Robin Troy was supposed to go find Jesus. Instead, she found Santa on a barstool—and the beginnings of a novel.
Recalling the story nearly eight years later, Troy can't help but laugh at the absurdity and dumb luck that came from a fluffy Christmas season assignment. She was working as a staff writer for the Independent and her editor thought it would make great copy if someone would interview a Jesus from one of the local holiday pageants. Troy and the rest of the staff spent weeks looking for a willing JC, but came up empty. With the season slipping away and the paper's storyboard still empty, Troy suggested a fallback plan: she could track down a Santa Claus she'd met a year earlier at the VFW Club. This wasn't the standard mall Santa, Troy explained, but someone who flew by helicopter to surrounding towns outside of Missoula—with an elf, no less—and handed out chocolates and ChapStick to elementary school students. He'd been doing it 29 years, meaning Troy, if she found him again, could interview him on the eve of his 30th anniversary.
Her editor gave her 15 minutes to find the flying Santa.
"I went down to the VFW and he was on the same stool I left him at a year earlier, drinking a beer," says Troy. "He even remembered me."
Troy and Norm Laughlin, who was a half-century older than the reporter, hit it off. The first interview led to a second, and Laughlin suggested Troy meet him at his weekly senior bowling game to ask any last questions.
"I walked into that bowling alley and it was a blast of the most unexpected, undeniable, positive energy. It just stopped you in your tracks," says Troy, describing hundreds of bowlers in their 70s, 80s and 90s. "What those people represented was this absolute insistence on having a good time. That energy was completely infectious. Aside from having to ask Norm questions, I wanted to be in that room. I wanted to learn more."
Troy was quickly introduced to a segment of the Missoula community that most 20-somethings never bother to consider. Long after her holiday story hit newsstands (title: "One helicopter, 30 years, 48,000 sticks of lip balm and 37,500 chocolates: Behind the scenes with Missoula's only flying Santa"), she, Laughlin and a core crew that Troy affectionately refers to as "the old-timers" continued to regularly meet for drinks, parties and, of course, bowling. The embedded reporter slowly became another member of the group.
"I found that they drink and date and dance more than I do, and they stay up later than I do," says Troy, now 37. "Talking to them was like talking to someone else my age at the time. They bucked any stereotype about what aging is."
Troy's experiences with the old-timers directly inspired her new novel, Liberty Lanes. It's the story of a group of friends, mostly in their 70s, who meet three times a week to bowl a few frames and, afterward, and perhaps more importantly, chitchat over drinks. A young female reporter, Hailey, meets the group's ringleader, Nelson, while working on a story and uncovers a wonderful web of love triangles, catfights, kept secrets and rivalries drenched in enough alcohol to make a college student jealous. Think "Gossip Girl" based on the "Golden Girls" demographic, all set against the sobering reality of growing old.
"I wanted to capture their spirit in a totally fictionalized account," says Troy, who earned her masters from the University of Montana's creative writing program and had her first novel, Floating, published in 1998. "At the same time, everyone in life is dealing with something. I think through their friendships they really did save and shape and brighten each other's lives."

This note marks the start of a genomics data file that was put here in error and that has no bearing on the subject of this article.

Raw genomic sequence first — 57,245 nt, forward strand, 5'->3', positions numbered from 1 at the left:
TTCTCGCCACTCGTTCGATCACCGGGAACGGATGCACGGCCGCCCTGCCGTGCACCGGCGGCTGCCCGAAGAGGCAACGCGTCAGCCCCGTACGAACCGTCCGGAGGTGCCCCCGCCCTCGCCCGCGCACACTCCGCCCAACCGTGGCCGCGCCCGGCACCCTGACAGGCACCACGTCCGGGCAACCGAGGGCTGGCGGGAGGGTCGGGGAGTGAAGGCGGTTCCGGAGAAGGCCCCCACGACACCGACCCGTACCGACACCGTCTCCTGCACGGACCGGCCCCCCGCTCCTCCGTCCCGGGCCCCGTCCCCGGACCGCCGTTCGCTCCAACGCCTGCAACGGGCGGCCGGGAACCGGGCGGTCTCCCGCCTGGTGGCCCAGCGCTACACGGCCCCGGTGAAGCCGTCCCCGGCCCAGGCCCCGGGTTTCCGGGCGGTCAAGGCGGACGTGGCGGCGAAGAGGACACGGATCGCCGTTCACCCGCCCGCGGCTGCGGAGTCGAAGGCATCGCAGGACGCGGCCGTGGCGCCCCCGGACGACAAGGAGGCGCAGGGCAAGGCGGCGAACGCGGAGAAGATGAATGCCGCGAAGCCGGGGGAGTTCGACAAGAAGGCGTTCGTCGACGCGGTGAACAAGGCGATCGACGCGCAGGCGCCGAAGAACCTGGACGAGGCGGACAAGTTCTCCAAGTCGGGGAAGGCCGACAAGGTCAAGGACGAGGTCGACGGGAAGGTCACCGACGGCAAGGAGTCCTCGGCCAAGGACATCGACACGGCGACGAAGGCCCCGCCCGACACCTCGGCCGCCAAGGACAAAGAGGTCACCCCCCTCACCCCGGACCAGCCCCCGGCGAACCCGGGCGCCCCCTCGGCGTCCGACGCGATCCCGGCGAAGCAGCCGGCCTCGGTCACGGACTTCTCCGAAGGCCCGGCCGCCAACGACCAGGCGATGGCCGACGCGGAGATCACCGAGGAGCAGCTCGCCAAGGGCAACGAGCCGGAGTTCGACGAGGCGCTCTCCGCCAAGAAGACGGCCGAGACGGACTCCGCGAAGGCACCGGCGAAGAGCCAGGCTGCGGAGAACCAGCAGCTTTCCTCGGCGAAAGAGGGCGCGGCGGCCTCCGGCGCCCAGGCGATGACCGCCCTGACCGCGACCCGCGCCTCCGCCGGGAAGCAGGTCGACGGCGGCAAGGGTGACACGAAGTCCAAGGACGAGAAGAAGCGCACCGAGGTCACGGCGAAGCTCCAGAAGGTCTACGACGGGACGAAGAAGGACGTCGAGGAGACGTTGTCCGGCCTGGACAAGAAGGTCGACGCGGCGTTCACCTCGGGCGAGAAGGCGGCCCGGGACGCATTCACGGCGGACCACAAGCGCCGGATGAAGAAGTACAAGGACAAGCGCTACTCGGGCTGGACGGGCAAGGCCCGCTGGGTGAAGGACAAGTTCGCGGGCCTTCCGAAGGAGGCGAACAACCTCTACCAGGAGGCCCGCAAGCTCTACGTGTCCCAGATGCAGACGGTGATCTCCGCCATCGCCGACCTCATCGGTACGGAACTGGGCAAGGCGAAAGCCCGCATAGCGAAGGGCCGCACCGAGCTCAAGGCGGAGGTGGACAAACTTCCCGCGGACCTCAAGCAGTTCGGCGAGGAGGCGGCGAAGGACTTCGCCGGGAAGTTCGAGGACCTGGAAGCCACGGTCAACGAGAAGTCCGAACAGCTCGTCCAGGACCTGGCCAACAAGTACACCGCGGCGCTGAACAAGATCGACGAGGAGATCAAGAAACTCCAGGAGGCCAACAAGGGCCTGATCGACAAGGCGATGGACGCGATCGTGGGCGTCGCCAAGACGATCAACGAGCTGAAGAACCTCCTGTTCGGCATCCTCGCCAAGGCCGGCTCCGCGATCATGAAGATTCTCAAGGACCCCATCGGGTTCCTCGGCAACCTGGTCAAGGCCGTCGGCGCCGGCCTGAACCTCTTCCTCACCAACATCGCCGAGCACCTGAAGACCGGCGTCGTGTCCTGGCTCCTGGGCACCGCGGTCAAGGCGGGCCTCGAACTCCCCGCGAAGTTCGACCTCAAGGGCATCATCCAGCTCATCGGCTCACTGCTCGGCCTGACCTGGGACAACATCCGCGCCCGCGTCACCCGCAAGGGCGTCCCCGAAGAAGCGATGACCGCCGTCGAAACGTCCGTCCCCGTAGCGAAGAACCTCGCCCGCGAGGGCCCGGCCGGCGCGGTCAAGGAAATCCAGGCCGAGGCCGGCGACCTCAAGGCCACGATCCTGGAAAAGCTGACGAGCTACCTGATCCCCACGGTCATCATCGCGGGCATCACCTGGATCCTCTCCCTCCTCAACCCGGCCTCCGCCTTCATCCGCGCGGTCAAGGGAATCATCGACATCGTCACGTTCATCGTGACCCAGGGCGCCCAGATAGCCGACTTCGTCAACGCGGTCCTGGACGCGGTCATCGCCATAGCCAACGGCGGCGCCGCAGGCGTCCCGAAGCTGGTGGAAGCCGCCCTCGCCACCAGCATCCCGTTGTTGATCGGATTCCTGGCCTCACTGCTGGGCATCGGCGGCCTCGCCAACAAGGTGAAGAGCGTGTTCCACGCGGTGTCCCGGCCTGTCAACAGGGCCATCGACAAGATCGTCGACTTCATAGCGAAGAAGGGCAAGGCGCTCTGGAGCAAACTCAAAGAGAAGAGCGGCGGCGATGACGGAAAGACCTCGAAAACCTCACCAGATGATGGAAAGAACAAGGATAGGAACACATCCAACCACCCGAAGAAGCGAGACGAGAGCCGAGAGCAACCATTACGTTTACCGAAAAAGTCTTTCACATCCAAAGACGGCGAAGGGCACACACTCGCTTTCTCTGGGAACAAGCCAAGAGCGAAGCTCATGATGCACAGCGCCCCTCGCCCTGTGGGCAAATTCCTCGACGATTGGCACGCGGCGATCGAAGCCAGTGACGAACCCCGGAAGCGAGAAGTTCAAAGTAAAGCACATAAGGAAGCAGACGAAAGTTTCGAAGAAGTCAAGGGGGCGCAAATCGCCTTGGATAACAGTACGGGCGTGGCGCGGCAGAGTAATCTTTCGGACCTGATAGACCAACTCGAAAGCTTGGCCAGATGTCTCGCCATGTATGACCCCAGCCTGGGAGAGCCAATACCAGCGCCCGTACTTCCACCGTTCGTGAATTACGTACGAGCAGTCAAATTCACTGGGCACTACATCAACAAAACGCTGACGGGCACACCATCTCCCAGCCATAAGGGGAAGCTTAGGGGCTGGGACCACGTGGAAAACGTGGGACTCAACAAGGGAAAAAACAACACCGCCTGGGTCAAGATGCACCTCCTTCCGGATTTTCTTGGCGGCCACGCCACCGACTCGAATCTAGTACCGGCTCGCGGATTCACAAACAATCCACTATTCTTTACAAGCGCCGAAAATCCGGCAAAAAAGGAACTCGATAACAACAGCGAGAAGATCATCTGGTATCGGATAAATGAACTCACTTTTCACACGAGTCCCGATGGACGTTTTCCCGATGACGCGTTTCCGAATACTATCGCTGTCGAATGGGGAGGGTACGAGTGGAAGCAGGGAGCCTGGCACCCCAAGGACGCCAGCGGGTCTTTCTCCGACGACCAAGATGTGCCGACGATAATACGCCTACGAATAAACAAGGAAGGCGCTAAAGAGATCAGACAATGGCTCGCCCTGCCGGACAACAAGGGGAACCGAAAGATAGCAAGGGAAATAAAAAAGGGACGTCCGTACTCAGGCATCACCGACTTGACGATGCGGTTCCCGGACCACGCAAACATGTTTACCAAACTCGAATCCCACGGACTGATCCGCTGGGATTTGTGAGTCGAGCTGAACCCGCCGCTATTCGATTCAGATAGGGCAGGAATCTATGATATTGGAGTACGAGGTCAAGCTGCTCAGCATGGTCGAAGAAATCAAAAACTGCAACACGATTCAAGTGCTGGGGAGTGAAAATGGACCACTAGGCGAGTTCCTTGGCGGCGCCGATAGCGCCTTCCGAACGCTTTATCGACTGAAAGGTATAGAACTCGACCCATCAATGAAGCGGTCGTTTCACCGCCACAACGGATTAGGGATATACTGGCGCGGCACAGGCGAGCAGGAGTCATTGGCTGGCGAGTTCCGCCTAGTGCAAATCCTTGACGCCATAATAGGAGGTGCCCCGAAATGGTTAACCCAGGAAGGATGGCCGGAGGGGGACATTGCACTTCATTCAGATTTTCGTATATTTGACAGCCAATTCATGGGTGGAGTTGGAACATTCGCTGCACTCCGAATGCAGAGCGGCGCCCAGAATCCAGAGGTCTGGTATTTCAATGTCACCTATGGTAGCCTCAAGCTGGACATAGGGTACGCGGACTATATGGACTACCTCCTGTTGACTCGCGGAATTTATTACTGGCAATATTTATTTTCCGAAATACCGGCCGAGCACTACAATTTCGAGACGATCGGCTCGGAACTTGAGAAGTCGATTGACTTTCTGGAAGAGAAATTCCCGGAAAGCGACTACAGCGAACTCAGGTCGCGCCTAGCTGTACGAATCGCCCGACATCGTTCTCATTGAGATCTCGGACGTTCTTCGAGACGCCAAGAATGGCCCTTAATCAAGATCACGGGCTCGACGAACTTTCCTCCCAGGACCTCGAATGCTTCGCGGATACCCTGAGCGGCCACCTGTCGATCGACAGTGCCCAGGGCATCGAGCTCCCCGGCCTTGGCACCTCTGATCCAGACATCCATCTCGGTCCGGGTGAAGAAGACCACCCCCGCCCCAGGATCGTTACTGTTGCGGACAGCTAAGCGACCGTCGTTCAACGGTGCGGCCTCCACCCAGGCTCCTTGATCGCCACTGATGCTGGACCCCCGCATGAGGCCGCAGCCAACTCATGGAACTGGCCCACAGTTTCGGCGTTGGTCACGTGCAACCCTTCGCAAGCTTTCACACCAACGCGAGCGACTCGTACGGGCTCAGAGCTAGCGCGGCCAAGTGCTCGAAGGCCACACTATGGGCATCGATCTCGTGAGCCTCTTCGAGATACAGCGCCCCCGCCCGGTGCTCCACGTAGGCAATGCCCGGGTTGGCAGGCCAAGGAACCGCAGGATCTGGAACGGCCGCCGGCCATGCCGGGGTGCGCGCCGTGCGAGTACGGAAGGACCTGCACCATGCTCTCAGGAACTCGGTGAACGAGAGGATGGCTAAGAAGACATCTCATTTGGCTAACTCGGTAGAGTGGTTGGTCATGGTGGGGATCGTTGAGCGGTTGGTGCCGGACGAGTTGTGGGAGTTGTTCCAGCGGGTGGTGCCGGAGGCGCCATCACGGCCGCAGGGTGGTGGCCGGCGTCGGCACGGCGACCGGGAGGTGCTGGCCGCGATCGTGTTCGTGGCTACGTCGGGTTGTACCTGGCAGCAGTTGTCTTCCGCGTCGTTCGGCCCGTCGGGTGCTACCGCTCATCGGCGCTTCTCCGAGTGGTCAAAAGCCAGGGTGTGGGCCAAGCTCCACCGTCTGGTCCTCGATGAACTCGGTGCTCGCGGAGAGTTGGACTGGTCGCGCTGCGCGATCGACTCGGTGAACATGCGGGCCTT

Troy first started to write Liberty Lanes in 2005, two years after she wrote the original story about Laughlin. In 2006, she accepted a teaching position at Southern Connecticut State University, and returned to Missoula the following summer to finish her first draft of the novel. The writing went relatively quickly, but pitching the idea to publishers took time.
"I had a lot of people tell me they couldn't sell old people," says Troy, who still teaches at SCSU. "They liked the writing, but not the subject matter."
That knee-jerk ageism makes Troy's book all the more important. While Liberty Lanes doesn't sugarcoat serious aging issues like dementia, it does reinforce Troy's realization that the only real difference between her peers and the rambunctious old-timers is perspective. That theme plays out throughout the book, most notably in how Hailey's love life sputters in comparison to Nelson's unexpected rekindling of a long lost affair. The sweet old bastard even uses the word "lover" to describe his new 72-year-old squeeze.
"Hailey is a character whose trouble is she isn't sure she has the capacity to love, or even the understanding of what real love looks like," says Troy. "In part it's because she's young, but also because she doesn't have an example to follow from her own family...She's able to follow Nelson. It's something where she's able to relate to him and talk with him on the same level."
Troy continues to stay in touch with many of the old-timers. She dedicated the book to Evaun Church, who hosted a party—"what they like to call a big ol' wing dingy"—for Troy before she moved to Connecticut, and with whom she's in the closest contact. It's also dedicated to Laughlin, who died a few years ago.
She's hoping to see Church and the other surviving members during her visit at this week's Festival of the Book. It's the first time Troy's been back in Missoula in two years, and there's a lot of catching up to do. But no matter how much has changed, one thing hasn't: Troy plans to meet the group during its weekly bowling game.
Robin Troy reads from Liberty Lanes for the Montana Festival of the Book at the Holiday Inn Yellowstone Glacier Room Friday, Oct. 7, at 2:30 PM. Free.